Posts Tagged ‘Kevin Elyot’

Whilst Kevin Elyot’s last play, Twilight Song, has recently been staged at the Park Theatre (https://garethjames.wordpress.com/2017/07/20/twilight-song), his first, written over 30 years before, has been revived at the King’s Head Theatre. Neither are up to the (small) main body of his theatre work, but both prove interesting pieces in completing the picture of an important late 20th century playwright.

Tony and Greg have been in a relationship for five years, though it’s an open one; both have one night stands. When they employ out-odd-work actor Robert as a cleaner, it tests the relationship. A fourth main character, Tony’s very camp and very promiscuous friend William, seems to be there to bring life and humour to an otherwise rather dull situation.

It’s a first play by someone starting out as a writer and that’s exactly how it feels. The longer first half goes nowhere and the much meatier second half ends abruptly and inconclusively. The promiscuity seems very much in period, but the long-term relationship seems more contemporary. The talk of sex is more frank than you might expect in the theatre at the time it was written.

Adam Spreadbury-Maher’s production, with an excellent design by Amanda Mascarenhas, and the performances of Lee Knight, Jason Nwonga, Tom Lambert and Elliot Hadley, serve the play well, though I found the casting of the same actor as William and Jurgen off-putting – impossible to keep the moustache and change the character, it seems!

I’m glad I caught it, to complete my Elyot ‘collection’, but beyond that it’s a very good production of a flawed first play.


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The late Kevin Elyot wasn’t a prolific playwright, partly because he didn’t write his first until he was forty (he started out as an actor) and partly because he played away writing for TV and film too. He produced just five original plays and three adaptations over a thirty year period, but he did write a late 20th century classic, My Night With Reg, recently revived at the Donmar, transferring to the West End. This play was written just before he died in 2014 and is now getting it’s premiere posthumously at the Park Theatre.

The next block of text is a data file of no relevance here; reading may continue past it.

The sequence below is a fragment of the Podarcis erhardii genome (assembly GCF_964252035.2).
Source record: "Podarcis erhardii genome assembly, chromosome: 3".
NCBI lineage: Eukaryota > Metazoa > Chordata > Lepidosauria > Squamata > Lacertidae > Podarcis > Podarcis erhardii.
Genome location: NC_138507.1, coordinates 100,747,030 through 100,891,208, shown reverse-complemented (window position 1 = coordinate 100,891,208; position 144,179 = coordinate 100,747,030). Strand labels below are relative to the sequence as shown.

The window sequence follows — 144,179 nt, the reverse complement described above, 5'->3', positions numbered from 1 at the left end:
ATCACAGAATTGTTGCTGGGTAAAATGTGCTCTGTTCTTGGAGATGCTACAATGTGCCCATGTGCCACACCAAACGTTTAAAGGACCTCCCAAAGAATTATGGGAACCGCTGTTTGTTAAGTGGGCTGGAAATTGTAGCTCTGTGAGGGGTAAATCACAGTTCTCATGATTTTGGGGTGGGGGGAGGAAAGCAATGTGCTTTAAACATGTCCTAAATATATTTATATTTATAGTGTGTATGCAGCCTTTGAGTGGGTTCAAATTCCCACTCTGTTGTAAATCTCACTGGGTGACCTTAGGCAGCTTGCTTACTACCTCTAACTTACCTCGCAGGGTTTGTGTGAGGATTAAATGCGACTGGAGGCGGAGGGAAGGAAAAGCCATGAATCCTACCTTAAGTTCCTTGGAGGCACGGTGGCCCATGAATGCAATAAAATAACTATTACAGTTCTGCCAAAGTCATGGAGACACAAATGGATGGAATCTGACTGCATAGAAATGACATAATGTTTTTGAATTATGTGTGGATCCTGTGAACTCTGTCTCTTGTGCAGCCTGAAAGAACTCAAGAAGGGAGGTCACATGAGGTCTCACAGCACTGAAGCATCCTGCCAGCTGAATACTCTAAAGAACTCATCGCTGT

We start in the present day. Barry has invited an Estate Agent to value his mother’s north London home while she’s out for the day. The scene ends with the Estate Agent providing another professional service altogether. Back in the sixties we meet Isabella and soon realise she is Barry’s mother and is indeed pregnant with Barry, though she harbours a secret from her husband Basil (who’s dead by the present day). They’re going out for dinner with Uncle Charles and his ‘friend’ Harry, who share another secret. In one of our other sixties scenes, six years apart, the same four are going out to dinner again. Here we meet the gardener, who appears to have been providing services to both Harry and Isabelle.

All this unfolds in 75 minutes, very slowly, often quirky, with some moments seeming Ordtonsesque and some with a touch of Alan Bennett. It really is rather odd, especially with a false ending followed by a puzzling one. The cast do their best with the material, but it isn’t really worthy of their combined talents. Given the quality of his other plays, this seemed unfinished to me and I wondered if he would have approved of its staging as it is. I’m afraid I felt it might have been better left unproduced lest it tarnish his reputation and memory.